Diverse potential applications include displays and wearable devices.
Toray is developing mass-production techniques for the film with a view to a full-fledged launch in 2020.
Recent years have seen the emergence of foldable and rollable displays and wearable devices on clothing or directly on the skin that collect biometric information. These devices need resilient films that can absorb shock and recover their dimensions after deforming.
But conventional film technologies present tradeoffs between flexibility and restorative capabilities, as cross-links have to be reduced to ensure flexibility. Toray, therefore, leveraged proprietary polymer engineering and film deposition technologies to develop a film that eliminates these tradeoffs. The film provides the heat resistance, printability (adhesiveness), and free surface profiles needed for such processes as coating, printing, and bonding on the film surface, so it should have significant device applications in the years ahead.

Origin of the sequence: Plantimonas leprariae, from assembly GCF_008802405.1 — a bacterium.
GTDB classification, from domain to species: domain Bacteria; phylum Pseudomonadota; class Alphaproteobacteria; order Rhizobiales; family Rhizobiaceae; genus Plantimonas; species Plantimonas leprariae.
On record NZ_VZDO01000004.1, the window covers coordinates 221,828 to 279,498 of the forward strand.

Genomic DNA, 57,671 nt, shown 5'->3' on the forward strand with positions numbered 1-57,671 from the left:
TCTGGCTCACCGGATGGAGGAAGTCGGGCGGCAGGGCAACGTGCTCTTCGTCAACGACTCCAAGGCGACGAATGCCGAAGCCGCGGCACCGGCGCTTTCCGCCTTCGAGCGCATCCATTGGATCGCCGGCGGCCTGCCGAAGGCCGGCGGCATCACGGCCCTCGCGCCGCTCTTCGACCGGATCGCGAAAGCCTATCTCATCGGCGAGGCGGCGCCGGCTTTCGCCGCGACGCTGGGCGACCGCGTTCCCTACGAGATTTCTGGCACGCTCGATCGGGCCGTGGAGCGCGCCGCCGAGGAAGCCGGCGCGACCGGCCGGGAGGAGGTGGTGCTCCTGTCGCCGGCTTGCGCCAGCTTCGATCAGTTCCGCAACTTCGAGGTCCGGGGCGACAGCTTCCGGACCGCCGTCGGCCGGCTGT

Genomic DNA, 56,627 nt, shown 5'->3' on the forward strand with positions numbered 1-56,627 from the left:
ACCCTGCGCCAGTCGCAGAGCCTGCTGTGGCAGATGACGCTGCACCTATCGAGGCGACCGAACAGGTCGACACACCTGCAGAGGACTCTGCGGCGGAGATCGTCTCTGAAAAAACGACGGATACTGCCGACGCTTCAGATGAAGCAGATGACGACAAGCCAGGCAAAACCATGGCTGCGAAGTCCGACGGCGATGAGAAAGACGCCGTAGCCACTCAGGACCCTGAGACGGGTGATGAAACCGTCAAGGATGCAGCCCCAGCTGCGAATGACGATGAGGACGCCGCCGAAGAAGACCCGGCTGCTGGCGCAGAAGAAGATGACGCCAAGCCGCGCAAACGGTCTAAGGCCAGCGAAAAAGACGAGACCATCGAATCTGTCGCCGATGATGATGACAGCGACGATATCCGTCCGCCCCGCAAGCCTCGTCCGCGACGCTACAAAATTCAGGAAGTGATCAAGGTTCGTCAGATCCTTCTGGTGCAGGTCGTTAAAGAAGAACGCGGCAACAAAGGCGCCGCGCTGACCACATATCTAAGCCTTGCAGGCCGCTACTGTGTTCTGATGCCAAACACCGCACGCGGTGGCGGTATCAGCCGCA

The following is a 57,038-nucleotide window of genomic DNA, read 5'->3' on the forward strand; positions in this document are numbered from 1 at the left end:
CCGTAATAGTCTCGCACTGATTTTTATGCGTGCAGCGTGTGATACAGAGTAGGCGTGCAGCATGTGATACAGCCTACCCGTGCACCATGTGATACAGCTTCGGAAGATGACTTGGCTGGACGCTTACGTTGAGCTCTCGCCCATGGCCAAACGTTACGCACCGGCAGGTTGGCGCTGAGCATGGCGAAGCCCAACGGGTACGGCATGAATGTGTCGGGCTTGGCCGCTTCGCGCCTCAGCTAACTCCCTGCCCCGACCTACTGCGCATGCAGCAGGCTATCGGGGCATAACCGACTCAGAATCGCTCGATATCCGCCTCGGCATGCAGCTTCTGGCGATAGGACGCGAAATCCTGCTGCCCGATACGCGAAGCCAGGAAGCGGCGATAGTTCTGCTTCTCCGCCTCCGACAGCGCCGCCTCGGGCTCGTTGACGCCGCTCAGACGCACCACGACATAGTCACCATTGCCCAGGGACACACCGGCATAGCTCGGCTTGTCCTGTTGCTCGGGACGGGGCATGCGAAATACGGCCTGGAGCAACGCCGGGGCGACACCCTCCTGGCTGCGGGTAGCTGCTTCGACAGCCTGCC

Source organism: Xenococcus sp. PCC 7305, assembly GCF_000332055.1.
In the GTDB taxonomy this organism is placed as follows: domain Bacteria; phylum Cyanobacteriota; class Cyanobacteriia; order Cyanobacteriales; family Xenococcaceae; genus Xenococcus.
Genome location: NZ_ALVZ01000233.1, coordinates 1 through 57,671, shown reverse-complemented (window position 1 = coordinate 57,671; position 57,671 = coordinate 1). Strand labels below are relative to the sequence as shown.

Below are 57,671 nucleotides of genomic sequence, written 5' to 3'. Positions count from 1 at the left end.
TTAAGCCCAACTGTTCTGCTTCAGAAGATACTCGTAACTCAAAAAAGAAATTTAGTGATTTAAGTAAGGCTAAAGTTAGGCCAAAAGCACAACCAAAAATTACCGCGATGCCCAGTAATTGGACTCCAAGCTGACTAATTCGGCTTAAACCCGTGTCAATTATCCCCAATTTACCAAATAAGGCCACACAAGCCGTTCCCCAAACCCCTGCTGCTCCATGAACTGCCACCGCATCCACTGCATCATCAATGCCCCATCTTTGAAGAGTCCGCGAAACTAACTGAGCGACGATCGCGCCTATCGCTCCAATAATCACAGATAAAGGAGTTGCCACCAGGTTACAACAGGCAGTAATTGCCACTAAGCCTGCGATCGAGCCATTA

The new film offers deforms when subject to the slightest force and is free of hysteresis (the process of energy dissipation through deformation), even when stretched to twice its original length. It recovers its original state even after stretching for long periods. It performs perfectly between -20°C (-4°F) and 80°C (176°F).
Another key benefit of the film is that it withstands drying and heat treatment at up to 150°C (302°F) and is screen and inkjet printable. The film can have a smooth or matte surface and handle uneven shapes as needed.